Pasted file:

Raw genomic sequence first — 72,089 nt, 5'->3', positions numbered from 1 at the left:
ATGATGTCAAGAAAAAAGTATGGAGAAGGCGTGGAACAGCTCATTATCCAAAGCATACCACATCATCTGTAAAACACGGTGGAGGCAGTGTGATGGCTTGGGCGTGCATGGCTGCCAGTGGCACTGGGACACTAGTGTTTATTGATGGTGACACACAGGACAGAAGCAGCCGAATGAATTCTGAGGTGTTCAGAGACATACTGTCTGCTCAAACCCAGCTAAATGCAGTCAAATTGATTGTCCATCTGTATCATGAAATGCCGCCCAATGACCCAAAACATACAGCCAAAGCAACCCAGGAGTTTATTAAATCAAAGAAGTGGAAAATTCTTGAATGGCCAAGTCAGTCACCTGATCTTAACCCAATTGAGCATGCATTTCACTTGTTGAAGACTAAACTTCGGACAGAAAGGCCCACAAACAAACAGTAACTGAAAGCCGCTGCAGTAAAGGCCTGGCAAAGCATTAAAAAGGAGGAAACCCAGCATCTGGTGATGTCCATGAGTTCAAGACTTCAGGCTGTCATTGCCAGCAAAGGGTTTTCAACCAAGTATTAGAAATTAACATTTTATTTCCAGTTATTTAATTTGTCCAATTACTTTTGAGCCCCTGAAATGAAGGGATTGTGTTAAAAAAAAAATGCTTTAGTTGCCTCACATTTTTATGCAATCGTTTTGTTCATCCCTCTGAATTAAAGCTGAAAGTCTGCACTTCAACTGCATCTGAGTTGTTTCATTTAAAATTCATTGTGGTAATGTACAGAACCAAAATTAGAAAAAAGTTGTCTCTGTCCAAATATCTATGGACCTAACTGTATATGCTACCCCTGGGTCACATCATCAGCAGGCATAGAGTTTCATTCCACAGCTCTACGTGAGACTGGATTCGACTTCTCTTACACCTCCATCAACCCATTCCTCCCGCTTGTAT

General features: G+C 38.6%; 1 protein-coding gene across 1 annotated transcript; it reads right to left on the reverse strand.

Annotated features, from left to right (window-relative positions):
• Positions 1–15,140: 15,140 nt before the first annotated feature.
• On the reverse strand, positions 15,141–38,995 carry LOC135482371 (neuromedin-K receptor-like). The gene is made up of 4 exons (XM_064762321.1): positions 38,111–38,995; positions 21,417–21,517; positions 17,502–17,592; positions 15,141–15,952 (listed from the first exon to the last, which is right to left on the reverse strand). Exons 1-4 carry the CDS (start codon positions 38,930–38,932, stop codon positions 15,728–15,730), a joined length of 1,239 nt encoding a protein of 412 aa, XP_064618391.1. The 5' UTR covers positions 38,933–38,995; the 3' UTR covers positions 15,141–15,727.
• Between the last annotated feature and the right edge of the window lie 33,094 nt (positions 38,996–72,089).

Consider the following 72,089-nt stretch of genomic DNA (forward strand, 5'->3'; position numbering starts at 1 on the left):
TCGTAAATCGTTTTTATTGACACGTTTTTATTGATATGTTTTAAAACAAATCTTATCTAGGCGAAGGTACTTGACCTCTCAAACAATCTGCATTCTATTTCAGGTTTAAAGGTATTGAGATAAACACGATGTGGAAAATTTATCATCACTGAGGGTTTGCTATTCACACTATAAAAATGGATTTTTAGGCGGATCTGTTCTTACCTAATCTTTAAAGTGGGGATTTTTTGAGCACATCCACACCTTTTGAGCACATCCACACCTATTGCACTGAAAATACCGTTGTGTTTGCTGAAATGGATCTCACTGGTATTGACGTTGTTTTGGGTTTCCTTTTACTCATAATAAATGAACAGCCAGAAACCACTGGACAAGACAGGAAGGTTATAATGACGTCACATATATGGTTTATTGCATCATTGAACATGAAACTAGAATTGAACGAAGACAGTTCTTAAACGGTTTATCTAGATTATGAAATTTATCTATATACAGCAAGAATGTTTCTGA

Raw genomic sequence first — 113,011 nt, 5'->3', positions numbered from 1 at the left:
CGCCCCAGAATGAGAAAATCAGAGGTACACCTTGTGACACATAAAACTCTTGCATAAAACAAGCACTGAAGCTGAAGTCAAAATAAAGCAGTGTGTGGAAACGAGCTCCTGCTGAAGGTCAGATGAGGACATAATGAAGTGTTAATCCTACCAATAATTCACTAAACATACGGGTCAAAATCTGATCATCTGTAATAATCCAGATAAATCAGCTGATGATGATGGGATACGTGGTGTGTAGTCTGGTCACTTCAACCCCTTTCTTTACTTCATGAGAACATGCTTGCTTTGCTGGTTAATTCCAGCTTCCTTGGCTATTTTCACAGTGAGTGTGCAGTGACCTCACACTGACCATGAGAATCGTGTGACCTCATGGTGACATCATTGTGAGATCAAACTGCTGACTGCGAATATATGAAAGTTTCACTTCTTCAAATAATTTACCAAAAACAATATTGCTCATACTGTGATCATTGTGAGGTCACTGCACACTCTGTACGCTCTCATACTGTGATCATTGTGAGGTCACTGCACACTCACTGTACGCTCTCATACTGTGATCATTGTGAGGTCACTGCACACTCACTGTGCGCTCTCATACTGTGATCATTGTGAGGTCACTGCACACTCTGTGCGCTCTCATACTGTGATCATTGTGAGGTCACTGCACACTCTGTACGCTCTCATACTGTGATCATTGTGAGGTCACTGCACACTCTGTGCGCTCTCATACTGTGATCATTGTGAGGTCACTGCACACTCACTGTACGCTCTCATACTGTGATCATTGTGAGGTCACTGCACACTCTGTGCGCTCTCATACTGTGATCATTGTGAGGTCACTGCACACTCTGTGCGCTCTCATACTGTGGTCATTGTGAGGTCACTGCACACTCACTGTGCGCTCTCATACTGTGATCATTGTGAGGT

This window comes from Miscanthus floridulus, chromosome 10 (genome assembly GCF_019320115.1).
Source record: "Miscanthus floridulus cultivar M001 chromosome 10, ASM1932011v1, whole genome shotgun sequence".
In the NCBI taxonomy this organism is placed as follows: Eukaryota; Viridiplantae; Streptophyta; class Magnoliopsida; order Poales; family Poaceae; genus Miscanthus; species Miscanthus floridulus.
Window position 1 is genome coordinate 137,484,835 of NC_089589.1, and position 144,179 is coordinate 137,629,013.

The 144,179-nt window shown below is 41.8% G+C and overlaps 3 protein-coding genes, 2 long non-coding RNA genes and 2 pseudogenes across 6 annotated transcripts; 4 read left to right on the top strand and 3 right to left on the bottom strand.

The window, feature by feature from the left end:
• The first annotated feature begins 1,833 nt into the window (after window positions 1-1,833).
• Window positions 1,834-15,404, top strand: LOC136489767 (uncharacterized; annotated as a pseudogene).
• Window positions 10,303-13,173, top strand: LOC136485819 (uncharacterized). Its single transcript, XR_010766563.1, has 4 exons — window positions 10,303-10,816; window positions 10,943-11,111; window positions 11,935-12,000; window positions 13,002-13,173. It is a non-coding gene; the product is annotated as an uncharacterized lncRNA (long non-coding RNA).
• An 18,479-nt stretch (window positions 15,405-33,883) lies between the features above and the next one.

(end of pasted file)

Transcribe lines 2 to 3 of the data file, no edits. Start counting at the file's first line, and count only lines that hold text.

ATGATGTCAAGAAAAAAGTATGGAGAAGGCGTGGAACAGCTCATTATCCAAAGCATACCACATCATCTGTAAAACACGGTGGAGGCAGTGTGATGGCTTGGGCGTGCATGGCTGCCAGTGGCACTGGGACACTAGTGTTTATTGATGGTGACACACAGGACAGAAGCAGCCGAATGAATTCTGAGGTGTTCAGAGACATACTGTCTGCTCAAACCCAGCTAAATGCAGTCAAATTGATTGTCCATCTGTATCATGAAATGCCGCCCAATGACCCAAAACATACAGCCAAAGCAACCCAGGAGTTTATTAAATCAAAGAAGTGGAAAATTCTTGAATGGCCAAGTCAGTCACCTGATCTTAACCCAATTGAGCATGCATTTCACTTGTTGAAGACTAAACTTCGGACAGAAAGGCCCACAAACAAACAGTAACTGAAAGCCGCTGCAGTAAAGGCCTGGCAAAGCATTAAAAAGGAGGAAACCCAGCATCTGGTGATGTCCATGAGTTCAAGACTTCAGGCTGTCATTGCCAGCAAAGGGTTTTCAACCAAGTATTAGAAATTAACATTTTATTTCCAGTTATTTAATTTGTCCAATTACTTTTGAGCCCCTGAAATGAAGGGATTGTGTTAAAAAAAAAATGCTTTAGTTGCCTCACATTTTTATGCAATCGTTTTGTTCATCCCTCTGAATTAAAGCTGAAAGTCTGCACTTCAACTGCATCTGAGTTGTTTCATTTAAAATTCATTGTGGTAATGTACAGAACCAAAATTAGAAAAAAGTTGTCTCTGTCCAAATATCTATGGACCTAACTGTATATGCTACCCCTGGGTCACATCATCAGCAGGCATAGAGTTTCATTCCACAGCTCTACGTGAGACTGGATTCGACTTCTCTTACACCTCCATCAACCCATTCCTCCCGCTTGTAT

General features: G+C 38.6%; 1 protein-coding gene across 1 annotated transcript; it reads right to left on the reverse strand.